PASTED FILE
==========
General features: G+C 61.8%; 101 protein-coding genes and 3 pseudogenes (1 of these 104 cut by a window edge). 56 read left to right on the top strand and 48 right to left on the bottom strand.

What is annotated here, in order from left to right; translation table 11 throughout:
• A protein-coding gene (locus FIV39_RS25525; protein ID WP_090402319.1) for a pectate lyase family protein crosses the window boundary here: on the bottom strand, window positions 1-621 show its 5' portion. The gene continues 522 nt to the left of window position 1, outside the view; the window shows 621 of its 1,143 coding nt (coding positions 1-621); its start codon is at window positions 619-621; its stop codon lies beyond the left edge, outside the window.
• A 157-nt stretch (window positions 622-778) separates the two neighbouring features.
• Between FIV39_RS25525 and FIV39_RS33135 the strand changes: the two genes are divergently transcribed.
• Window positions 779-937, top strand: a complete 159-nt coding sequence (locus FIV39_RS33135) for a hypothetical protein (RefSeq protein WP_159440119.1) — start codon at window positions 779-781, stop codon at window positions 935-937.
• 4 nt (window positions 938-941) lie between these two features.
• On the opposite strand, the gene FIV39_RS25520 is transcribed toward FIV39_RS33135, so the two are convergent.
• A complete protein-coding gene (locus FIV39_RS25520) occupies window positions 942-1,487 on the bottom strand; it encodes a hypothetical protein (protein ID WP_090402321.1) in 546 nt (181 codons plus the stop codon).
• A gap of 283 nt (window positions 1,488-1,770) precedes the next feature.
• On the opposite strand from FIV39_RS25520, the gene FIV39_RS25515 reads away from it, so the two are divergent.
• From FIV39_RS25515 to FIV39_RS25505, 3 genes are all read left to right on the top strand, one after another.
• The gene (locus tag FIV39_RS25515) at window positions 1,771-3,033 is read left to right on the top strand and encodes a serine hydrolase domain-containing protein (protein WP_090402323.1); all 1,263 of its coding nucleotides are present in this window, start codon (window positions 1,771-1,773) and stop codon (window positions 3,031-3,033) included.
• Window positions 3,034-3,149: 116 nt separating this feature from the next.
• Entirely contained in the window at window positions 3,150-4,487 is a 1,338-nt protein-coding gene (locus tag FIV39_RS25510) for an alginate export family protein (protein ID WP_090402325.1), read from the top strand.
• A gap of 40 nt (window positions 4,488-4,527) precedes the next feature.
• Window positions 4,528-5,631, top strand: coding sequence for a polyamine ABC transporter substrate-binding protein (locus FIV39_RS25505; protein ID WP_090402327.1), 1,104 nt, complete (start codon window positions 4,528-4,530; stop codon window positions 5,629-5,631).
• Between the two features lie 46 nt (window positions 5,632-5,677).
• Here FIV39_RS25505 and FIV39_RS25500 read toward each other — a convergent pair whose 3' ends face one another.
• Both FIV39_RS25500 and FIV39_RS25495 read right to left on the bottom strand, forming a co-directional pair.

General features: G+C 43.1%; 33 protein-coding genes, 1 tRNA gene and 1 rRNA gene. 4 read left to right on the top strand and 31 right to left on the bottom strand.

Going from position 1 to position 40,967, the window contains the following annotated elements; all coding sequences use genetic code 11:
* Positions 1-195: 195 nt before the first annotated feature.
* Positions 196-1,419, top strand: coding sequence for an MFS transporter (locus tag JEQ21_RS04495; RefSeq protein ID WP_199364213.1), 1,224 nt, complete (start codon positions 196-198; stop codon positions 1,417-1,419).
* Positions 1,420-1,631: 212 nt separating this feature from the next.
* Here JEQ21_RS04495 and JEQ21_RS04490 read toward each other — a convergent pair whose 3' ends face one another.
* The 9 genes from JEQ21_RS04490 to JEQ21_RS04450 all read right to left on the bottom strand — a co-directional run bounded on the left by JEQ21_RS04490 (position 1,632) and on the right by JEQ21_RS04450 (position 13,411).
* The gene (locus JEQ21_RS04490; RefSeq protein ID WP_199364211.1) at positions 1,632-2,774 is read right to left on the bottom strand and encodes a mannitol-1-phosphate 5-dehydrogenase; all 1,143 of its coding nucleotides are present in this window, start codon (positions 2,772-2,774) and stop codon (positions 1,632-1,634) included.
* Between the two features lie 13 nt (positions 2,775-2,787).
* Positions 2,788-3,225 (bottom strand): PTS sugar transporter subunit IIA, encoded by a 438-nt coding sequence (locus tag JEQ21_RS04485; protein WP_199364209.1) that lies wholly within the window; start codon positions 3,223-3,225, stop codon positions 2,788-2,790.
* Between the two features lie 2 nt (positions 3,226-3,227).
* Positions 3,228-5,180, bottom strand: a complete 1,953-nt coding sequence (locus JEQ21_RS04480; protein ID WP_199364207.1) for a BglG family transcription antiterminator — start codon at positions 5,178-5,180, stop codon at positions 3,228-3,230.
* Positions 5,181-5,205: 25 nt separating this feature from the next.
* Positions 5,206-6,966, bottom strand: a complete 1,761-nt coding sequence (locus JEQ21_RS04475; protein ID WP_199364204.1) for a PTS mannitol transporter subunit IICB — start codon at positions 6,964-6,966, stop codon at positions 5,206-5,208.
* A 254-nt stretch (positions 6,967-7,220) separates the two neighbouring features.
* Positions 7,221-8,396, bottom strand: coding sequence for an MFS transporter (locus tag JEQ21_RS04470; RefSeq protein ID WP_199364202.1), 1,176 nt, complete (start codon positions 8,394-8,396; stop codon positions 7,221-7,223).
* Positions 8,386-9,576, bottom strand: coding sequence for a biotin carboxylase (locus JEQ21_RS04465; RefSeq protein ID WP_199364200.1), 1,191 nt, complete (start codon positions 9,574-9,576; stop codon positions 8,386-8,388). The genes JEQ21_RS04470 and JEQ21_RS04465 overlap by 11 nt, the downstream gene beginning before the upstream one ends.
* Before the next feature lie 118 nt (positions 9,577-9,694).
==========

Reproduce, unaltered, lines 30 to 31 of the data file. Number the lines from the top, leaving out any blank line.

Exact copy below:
* Positions 2,788-3,225 (bottom strand): PTS sugar transporter subunit IIA, encoded by a 438-nt coding sequence (locus tag JEQ21_RS04485; protein WP_199364209.1) that lies wholly within the window; start codon positions 3,223-3,225, stop codon positions 2,788-2,790.
* Between the two features lie 2 nt (positions 3,226-3,227).